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18 Sep, 2009 12:24

World Investment Report shows Russia moving into 5th position

World Investment Report shows Russia moving into 5th position

The U.N. Conference on Trade and Development has released its World Investment Report, placing Russia in 5th position for Foreign Direct Investment inflows over 2007-2008, behind the U.S., France, China, and Britain.

The report suggested that Russia and the BRIC nations are likely to join with the United states in leading a global rebound in Foreign Direct Investment (FDI) recovery, with investment into Russia over the period focused on real estate, the automotive sector, and Russia’s liberalized power generation sector.

Aleksandre Osin, Chief Economist at Finam Management, says reports of this type can often distort reality but this one reflects an increasing focus on Russia over the period of the survey, which can be expected to continue, as the global economy rebounds.

“Frankly, I think, all those ratings are not that reliable, as they’re usually biased politically or economically. Some authorities just want to attract world investors’ attention to particular regions this way. For example, for many years Eastern Europe was rated quite high, while it proved to have one-side economy with no its own real base. So, high ratings didn’t have the desired effect.

However, this time around, I think, the rating is objective enough, reflecting the real economic situation. Today, after a decade of the credit boom, when the world was mostly focused on the consumer sector, the world economy is shifting to the investment into real sector, where Russia has huge potential.”

Pyotr Grishin, Credit Analyst at Renaissance Capital, also noted the inherently subjective nature of this type of survey, but said the findings indicate that Russia is moving in the right direction, and needs to keep moving.

“Actually, almost all ratings are subjective, and there are very few of them that put Russia into the top 10. So, the news that Russia was ranked the 5th in the list of the top economies in terms of FDI inflow means that the attitude to our country is certainly changing for the better. But this one index doesn’t wholly reflect the investment attractiveness of the country, there is a combination of different factors, really, including legislative issues, for example. With Russia, there’s the image problem, that’ll take more time to tackle. I mean, this rating should be taken as a good sign of a good beginning, and the country just should proceed in the chosen direction.”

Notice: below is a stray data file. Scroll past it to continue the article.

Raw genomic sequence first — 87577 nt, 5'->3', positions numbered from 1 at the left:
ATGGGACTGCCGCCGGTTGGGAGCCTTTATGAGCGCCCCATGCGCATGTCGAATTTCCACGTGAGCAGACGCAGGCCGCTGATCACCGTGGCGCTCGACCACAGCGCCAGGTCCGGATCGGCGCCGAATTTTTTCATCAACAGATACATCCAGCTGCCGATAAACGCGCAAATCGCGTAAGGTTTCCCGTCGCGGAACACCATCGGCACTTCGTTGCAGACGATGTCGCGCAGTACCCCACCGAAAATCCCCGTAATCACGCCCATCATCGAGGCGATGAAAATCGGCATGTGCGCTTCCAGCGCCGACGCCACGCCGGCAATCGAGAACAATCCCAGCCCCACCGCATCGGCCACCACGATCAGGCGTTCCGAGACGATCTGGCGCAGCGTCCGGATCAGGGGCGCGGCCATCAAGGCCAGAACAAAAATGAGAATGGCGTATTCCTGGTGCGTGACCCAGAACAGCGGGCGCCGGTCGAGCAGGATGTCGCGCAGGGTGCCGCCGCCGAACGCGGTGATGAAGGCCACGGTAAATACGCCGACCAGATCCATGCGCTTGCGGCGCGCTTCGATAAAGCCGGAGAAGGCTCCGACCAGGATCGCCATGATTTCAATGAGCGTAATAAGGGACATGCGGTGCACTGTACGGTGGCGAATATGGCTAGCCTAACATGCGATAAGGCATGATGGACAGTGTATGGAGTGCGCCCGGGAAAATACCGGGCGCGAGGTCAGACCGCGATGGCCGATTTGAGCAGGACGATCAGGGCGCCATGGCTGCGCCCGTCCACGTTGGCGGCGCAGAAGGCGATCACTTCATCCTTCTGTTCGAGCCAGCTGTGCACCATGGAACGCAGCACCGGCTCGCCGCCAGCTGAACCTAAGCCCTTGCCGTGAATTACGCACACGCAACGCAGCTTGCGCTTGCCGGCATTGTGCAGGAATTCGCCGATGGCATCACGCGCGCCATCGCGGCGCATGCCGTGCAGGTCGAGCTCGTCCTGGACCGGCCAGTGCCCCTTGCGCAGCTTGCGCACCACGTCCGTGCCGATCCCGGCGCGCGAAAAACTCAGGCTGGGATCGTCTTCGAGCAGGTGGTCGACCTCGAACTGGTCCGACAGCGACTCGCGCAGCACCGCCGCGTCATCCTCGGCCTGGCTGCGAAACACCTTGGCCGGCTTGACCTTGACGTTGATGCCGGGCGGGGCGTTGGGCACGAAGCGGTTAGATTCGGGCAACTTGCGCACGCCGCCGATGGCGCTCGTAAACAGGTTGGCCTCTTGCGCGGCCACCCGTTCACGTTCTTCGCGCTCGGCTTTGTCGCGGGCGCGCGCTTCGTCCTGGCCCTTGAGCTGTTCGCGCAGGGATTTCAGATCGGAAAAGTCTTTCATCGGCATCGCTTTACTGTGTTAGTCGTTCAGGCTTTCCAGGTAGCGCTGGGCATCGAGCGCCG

Both men believed that FDI focus in Russia is unlikely to change in the short term, with Osin, saying Russia’s traditional strengths were likely to remain the focus.

“I don’t see any significant changes in the structure of investment for the future, say, 5 years. Energy resources, like oil and gas, will remain the loco of Russia’s economy, with other traditional sectors like agriculture, metallurgy, chemistry, electricity and armament also being popular.”

Grishin adds, however, that the focus of FDI in Russia could broaden as its economy grows, to include new sectors.

“In fact, any industry could become attractive for investors provided it’s cost – efficient, close to its market and safe enough. So, if in the future Russia has enough good and not that expensive workforce, any industry has chances for success.”

Grishin also adds that a key part of attracting grater FDI volumes is creating a supportive business environment. He notes that this could see Russia move up the survey in coming years.

“Russia has huge potential. My only advice here would be not to interfere much. Very often people create hassle in their desire to grab as much money as possible and break the natural way of things going. We just should support the trend and try to develop our economy further.”

Aleksandre Osin concluded by noting that Russia could overtake one rival nation soon, but that in general a more effective management culture would see more FDI.

“I think, we could easily outstrip France, as the country, where its leader talks about the necessity to introduce the new system of calculating its GDP in times of economic crisis wouldn’t arouse much credit, I believe. But basically very much depends on the country’s capacity to change its management structure.”